OMNICLIENT VALIDATION, PART 2

In my previous installment I discussed the simple framework for a client validation framework that works in the Notes client and the on the web using a common codebase in Javascript. The implication, of course, being that the validation is client-side and only has to be written once. The framework is skeletal and does not represent a functionally complete example, although it can be made to be.

Now, on the web, simply calling the submit() method of your form object performs a POST request back to the server with all the form data. Overriding the onSubmit() event of the form object with your own code and a return value of true or false will either prevent or allow the submit() to occur, much the same way that the Querysave event of a Notes form can be made to arrest the save event by setting the continue parameter variable to false. While this parallelism is striking, the caveat is that you cannot directly call the submit() event of the form in Javascript in the Notes client.  So how does one initialize the whole chain of events that would lead to a form being submitted for both a Notes client and a web form? Well, the good news is that the Javascript onSubmit() event’s return value will affect the chain of events in the Notes client (in Notes, things are not always as they seem…) so at least we can rely on our validation code executing as a result of being called from the event to stop a submit from occurring if a validation fails. Here’s where we need to step out of the Javascript box to perform the final steps. The only way to initialize a save in both the Notes client and on the web is to call the function @Command([FileSave]). On the web, this will fire the submit() event of the form which will in turn fire the onSubmit() event, calling our code and affecting the execution of the save() event based upon its return value (true or false.) In the Notes client, the same thing will happen, except for one important difference: On the web, a submit intrinsically results in a new URL being loaded, which can be served up to the browser from a $$Return field (old school) or a Webquerysave agent. In the Notes client, however, the open form will not close. Simple, you say? just add a @Command([FileCloseWindow]) to the macro? Well, that will result in the user being prompted if they want to save their changes in the Notes UI –not exactly desired behavior after all our validation ran. The answer, again, is an old-school trick of using the Postsave Notes form event to force the close:

  1. Sub Postsave(Source As Notesuidocument)
  2. source.Document.SaveOptions = 0
  3. Call source.Close
  4. End Sub

Setting the reserved field “SaveOptions” to zero (note that the field does not have to be present in the form and in fact will present less of a problem if it isn’t) tells the Notes client that the user shouldn't be prompted to save the changes made, which is desirable to use as we’ve already just saved the document.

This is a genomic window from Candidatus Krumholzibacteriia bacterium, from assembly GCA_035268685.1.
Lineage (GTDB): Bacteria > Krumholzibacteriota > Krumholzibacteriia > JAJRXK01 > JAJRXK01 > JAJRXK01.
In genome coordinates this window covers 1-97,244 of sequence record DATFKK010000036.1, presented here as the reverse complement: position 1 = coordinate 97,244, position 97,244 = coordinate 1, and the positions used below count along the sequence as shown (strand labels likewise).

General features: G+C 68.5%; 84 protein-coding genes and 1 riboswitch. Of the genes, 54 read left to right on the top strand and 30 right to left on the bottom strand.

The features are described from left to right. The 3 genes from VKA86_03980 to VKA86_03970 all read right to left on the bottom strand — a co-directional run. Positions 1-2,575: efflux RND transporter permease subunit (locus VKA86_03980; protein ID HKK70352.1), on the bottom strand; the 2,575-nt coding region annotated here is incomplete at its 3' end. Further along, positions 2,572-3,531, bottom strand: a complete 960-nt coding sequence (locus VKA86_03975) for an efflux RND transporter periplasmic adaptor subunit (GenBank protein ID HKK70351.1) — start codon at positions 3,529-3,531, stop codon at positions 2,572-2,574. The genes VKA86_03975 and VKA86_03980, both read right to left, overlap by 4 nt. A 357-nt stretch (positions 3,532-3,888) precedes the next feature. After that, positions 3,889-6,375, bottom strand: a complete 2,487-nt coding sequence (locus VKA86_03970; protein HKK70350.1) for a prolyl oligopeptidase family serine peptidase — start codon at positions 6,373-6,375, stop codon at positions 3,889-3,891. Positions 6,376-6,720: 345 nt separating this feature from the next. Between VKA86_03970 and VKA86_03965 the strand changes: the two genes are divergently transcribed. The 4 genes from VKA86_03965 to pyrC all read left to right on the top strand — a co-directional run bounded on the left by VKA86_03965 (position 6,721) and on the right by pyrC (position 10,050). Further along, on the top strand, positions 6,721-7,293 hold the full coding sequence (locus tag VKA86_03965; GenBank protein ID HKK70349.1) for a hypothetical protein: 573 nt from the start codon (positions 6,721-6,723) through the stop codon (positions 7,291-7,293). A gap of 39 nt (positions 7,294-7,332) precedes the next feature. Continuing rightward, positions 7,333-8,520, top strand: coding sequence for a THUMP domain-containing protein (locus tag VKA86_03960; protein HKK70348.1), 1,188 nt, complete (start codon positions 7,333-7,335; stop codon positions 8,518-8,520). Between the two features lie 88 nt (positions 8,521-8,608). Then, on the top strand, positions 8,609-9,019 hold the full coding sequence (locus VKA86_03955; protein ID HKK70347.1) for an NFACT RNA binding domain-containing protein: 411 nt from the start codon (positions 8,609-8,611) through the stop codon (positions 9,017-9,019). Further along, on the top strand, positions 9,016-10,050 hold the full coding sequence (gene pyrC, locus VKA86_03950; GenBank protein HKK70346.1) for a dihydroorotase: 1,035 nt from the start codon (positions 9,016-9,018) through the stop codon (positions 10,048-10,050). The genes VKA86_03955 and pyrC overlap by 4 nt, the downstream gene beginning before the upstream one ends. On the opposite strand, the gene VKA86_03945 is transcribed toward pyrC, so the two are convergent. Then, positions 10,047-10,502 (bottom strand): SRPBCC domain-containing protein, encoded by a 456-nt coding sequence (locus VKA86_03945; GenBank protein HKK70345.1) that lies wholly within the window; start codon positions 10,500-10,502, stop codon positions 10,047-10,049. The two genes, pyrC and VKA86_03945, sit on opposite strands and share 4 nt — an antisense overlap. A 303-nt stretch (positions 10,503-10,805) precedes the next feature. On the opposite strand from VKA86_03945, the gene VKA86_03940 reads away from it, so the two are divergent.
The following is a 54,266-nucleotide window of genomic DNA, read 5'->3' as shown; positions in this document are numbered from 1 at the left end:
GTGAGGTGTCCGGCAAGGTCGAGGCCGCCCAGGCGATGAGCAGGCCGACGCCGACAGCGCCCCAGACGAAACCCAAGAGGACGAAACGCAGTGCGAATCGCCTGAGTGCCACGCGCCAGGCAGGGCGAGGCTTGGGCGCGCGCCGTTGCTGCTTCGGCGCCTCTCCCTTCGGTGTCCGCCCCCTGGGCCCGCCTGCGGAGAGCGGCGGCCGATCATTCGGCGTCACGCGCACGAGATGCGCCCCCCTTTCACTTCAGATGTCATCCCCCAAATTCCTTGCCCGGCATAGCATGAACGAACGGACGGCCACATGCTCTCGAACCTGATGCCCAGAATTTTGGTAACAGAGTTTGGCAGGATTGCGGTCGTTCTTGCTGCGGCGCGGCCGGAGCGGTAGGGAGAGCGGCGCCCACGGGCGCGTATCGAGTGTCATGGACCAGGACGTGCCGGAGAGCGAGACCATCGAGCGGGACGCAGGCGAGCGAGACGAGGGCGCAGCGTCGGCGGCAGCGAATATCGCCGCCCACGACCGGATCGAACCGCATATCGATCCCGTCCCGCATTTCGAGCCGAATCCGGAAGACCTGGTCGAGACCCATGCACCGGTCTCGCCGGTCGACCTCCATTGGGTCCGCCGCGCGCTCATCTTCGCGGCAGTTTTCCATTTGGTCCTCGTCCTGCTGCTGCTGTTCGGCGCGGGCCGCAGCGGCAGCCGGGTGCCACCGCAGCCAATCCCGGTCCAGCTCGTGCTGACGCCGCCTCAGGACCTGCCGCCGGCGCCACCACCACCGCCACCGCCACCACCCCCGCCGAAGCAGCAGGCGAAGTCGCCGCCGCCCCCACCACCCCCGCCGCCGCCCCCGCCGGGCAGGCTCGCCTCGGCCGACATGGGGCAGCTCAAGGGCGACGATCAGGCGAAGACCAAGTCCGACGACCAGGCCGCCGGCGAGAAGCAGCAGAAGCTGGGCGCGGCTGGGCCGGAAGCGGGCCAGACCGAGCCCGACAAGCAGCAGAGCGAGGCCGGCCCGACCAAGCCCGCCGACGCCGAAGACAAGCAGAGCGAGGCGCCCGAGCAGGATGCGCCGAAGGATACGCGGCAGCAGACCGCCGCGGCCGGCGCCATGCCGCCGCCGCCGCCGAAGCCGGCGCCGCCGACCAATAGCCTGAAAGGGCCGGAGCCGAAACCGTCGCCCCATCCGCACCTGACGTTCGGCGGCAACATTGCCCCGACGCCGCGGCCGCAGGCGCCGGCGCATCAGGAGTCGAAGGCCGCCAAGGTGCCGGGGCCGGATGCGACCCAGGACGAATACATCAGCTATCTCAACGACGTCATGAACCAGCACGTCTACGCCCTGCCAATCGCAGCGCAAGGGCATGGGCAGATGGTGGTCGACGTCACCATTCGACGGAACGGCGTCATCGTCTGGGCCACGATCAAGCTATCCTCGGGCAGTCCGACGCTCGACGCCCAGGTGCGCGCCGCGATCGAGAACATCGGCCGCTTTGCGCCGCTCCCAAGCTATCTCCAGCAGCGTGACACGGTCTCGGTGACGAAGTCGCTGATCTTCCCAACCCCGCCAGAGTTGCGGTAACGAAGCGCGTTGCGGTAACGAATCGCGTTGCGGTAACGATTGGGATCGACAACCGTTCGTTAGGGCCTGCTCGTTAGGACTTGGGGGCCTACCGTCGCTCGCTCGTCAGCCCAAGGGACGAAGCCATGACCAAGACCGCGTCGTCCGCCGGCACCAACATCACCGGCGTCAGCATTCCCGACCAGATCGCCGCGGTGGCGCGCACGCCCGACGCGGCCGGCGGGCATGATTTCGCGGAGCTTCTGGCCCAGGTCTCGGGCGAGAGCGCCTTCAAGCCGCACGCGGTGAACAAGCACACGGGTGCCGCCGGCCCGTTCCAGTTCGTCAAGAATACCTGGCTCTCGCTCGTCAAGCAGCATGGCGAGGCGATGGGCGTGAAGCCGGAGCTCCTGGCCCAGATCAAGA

That’s it! My evolved thinking on this whole process is that despite the laudable inclusion of Javascript in the Notes client since R5, the implementation is barely practical but workable. A unified development strategy from Lotus has been long in coming and looks to be here with XPages. The skinny on XPages is that it’s a J2EE development model for Notes that adheres to the MVC (Model View Controller) paradigm. The beauty of XPages is threefold:

  1. If you are familiar with J2EE and JSF development, XPages, being a JSF implementation, will seem natural to you.
  2. As the view is architecturally separate from the model and controller, it can be rewritten to support various clients and technologies. Presently, the view has only been written for the web, hence XPages’ limitation to web browser implementations at the moment. Rest assured, though, that IBM is putting the finishing touches on a Notes client view implementation that will provide complete fidelity (we hope) of your application to the client. Finally, true write once and deploy anywhere for Notes developers!
  3. Being implemented in the J2EE space brings a modern development environment to the long in the tooth Notes dev world. Finally, the full power of a modern IDE and a modern programming model is within our reach. Notes developers can drop in Javascript libraries at will and create custom components. Things web developers have taken for granted for quite some time

With new technologies come new possibilities. This is a double edge sword. Those expecting XPages development to be a simple one-to-one mapping of functionality from current Notes dev practice will be shocked. The strict binding of controls to documents is gone, as is the relative simplicity that comes from what is -after all- a very simplistic development model. The depth and complexity of XPages may be daunting, but it does represent the future of Notes.

As always, feedback is appreciated.